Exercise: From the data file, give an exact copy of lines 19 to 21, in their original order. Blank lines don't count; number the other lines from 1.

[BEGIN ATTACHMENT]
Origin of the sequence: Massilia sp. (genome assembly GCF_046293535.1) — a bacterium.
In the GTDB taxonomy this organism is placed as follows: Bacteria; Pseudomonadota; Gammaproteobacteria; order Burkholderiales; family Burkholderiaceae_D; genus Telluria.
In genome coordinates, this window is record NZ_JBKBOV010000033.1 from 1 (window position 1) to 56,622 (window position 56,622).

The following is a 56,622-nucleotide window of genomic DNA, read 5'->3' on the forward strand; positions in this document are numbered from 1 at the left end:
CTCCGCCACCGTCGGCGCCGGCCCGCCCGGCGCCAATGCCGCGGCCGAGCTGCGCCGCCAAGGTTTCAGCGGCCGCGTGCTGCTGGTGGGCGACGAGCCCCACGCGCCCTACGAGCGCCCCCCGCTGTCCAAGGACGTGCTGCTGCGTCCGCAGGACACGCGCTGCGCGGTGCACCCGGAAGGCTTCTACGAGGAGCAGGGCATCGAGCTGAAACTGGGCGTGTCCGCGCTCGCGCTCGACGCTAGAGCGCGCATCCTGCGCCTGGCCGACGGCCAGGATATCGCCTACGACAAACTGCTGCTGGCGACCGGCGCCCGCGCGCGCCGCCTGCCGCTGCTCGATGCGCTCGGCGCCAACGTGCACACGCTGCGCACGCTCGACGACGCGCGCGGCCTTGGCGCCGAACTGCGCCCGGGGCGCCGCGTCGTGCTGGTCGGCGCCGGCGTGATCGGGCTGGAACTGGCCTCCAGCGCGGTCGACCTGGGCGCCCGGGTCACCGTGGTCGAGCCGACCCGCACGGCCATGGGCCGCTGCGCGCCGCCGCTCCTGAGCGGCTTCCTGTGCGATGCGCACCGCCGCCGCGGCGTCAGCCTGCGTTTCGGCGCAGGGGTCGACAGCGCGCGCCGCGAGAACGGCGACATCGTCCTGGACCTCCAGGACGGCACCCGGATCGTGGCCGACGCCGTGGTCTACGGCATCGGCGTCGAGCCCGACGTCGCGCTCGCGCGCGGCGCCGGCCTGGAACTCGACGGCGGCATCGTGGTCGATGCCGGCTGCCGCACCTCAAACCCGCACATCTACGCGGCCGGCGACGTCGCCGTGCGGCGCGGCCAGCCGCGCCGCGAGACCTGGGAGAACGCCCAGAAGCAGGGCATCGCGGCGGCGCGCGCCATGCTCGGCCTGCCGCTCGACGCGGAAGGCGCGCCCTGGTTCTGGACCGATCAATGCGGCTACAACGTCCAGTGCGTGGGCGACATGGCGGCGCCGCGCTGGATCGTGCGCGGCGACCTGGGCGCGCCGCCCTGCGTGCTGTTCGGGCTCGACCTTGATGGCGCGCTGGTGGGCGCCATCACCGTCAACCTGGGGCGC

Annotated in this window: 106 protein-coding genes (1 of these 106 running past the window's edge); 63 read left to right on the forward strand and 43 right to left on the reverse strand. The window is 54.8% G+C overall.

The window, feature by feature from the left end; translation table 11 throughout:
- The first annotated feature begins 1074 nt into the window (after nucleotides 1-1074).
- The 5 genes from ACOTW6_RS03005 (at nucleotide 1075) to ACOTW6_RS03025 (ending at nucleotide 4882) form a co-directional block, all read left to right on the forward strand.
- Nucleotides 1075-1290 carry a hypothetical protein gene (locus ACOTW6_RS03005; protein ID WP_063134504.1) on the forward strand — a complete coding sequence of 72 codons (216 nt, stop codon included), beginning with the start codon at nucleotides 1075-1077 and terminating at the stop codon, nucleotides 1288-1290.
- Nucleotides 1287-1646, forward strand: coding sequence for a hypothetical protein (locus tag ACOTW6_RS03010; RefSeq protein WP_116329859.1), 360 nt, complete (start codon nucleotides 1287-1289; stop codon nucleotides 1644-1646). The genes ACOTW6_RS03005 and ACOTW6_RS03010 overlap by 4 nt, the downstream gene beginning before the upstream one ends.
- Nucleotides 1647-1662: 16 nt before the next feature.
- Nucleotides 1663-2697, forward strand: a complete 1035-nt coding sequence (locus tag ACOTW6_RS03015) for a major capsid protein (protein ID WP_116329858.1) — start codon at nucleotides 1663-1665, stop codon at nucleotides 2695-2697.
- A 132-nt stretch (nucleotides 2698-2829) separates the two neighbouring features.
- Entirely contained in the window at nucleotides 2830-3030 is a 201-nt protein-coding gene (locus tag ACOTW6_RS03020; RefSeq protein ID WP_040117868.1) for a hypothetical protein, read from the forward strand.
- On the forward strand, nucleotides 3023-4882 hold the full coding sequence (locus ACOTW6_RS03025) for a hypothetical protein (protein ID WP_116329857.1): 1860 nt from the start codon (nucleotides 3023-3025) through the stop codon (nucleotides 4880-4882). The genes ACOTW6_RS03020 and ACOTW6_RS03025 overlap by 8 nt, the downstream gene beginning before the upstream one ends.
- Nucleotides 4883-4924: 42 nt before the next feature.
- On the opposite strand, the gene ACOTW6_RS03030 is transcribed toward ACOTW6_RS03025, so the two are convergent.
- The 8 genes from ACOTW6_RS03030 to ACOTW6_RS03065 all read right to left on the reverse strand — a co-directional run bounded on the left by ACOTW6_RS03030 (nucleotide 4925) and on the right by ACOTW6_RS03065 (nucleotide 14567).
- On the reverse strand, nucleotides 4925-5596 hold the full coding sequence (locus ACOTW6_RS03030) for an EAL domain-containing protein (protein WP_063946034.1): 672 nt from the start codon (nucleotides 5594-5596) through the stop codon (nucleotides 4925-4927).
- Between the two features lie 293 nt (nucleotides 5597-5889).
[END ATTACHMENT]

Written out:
- The 8 genes from ACOTW6_RS03030 to ACOTW6_RS03065 all read right to left on the reverse strand — a co-directional run bounded on the left by ACOTW6_RS03030 (nucleotide 4925) and on the right by ACOTW6_RS03065 (nucleotide 14567).
- On the reverse strand, nucleotides 4925-5596 hold the full coding sequence (locus ACOTW6_RS03030) for an EAL domain-containing protein (protein WP_063946034.1): 672 nt from the start codon (nucleotides 5594-5596) through the stop codon (nucleotides 4925-4927).
- Between the two features lie 293 nt (nucleotides 5597-5889).